The AAM mobilised widespread public protests in Britain in response to the banning of the UDF and 16 other anti-apartheid organisations in 1988. It called a press conference in London, addressed by Thabo Mbeki. The AAM’s President Trevor Huddleston and the General Secretary of the TUC, Norman Willis, met the British Foreign Secretary, Sir Geoffrey Howe. This poster advertised a day of protest on 21 March, when the AAM distributed half a million stickers with the slogan ‘Ban Apartheid: Sanctions Now!’.

AAM activists, miners from Yorkshire and Nottinghamshire and Women against Pit Closures protested against a visit by a delegation from the South African coal industry on 21 April 1988. The delegation had come to London to lobby against coal sanctions against South Africa.

From the early 1970s the AAM published comprehensive lists of British companies with subsidiaries in South Africa and Namibia. It asked organisations like trade unions, church groups, local authorities and universities to disinvest from companies that had a significant stake in the apartheid economy. 

Supporters of End Loans to Southern Africa (ELTSA) leafleted shareholders outside the annual general meeting of NatWest Bank in April 1989. They were asking the bank not to take part in an agreement to reschedule South Africa’s foreign debt. In 1985 South Africa was forced to announce a moratorium on its debt repayments, a crunch moment in the decline of the apartheid economy which led to the opening of negotiations in the early 1990s.

The World Gold Commission was launched in 1988 on the initiative of the Anti-Apartheid Movement, End Loans to Southern Africa (ELTSA), the African National Congress (ANC) and South West Africa People’s Organisation (SWAPO). It exposed the central role gold mining played in the apartheid economy and campaigned for a worldwide ban on South African gold. This report set out a three-part strategy: gold sanctions against South Africa; the release equivalent quantities of gold from other countries’ reserves; and a training programme for South African exile students to learn gold mining and marketing skills.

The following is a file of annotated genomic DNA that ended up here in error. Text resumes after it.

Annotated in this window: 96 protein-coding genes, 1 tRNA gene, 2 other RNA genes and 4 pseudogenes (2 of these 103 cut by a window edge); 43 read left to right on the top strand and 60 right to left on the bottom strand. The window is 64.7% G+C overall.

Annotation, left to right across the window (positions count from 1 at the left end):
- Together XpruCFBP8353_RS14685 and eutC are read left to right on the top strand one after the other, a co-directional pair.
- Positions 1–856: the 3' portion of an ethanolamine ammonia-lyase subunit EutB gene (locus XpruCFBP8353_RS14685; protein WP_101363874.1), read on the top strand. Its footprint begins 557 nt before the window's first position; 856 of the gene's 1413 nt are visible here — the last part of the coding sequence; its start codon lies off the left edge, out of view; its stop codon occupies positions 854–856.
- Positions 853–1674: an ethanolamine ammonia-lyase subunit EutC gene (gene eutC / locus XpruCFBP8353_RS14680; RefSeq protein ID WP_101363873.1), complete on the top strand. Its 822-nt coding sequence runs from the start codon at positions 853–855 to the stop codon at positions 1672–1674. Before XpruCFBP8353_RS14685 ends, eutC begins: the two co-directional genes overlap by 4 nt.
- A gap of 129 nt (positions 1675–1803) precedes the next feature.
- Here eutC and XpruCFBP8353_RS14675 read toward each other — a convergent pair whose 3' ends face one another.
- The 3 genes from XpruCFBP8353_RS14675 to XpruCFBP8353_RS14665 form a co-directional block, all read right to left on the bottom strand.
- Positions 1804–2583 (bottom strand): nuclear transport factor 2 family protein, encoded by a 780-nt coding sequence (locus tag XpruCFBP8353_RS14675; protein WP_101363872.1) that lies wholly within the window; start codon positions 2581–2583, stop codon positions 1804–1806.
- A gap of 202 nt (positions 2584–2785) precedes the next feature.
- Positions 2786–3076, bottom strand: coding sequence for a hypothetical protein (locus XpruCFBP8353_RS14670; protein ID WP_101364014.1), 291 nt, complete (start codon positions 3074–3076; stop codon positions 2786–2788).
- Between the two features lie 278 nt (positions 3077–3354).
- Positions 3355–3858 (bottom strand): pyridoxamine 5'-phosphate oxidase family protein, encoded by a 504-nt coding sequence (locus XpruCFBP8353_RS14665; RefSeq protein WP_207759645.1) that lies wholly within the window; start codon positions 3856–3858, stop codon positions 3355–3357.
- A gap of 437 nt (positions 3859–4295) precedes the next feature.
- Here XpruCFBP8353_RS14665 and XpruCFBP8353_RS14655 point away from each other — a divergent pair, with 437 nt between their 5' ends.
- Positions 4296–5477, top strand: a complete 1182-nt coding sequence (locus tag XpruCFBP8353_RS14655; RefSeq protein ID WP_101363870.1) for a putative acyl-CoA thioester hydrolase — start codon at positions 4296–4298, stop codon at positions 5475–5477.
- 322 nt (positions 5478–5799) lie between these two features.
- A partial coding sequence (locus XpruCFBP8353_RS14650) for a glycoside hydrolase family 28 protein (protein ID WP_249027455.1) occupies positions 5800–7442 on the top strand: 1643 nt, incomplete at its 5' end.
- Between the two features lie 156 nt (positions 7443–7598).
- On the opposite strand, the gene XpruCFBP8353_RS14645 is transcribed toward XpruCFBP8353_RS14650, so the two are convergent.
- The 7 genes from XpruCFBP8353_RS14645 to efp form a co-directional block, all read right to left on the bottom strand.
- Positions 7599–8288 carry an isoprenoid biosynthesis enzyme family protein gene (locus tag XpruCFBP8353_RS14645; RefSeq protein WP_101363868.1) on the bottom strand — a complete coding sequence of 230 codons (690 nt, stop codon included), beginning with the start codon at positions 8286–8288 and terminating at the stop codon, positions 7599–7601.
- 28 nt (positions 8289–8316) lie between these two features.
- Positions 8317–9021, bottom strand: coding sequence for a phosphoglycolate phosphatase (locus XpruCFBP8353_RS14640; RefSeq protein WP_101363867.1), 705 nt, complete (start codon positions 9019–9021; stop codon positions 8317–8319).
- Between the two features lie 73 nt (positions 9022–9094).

The Southern Africa Coalition was launched on 1 September 1989 to press the British government to impose targeted sanctions against South Africa. These included a ban on imports of coal and agricultural products and on loans to South Africa. The Coalition brought together a wide range of organisations, including trade unions, churches, overseas aid agencies and the Anti-Apartheid Movement

Poster produced for the Anti-Apartheid Movement’s campaign for sanctions against South Africa.

By the 1980s South Africa was heavily dependent on loans from US and British banks. After the apartheid government declared a moratorium on the repayment of its foreign loans in 1985, the AAM and End Loans to Southern Africa (ELTSA) stepped up their campaign to stop the banks rescheduling South Africa’s debt.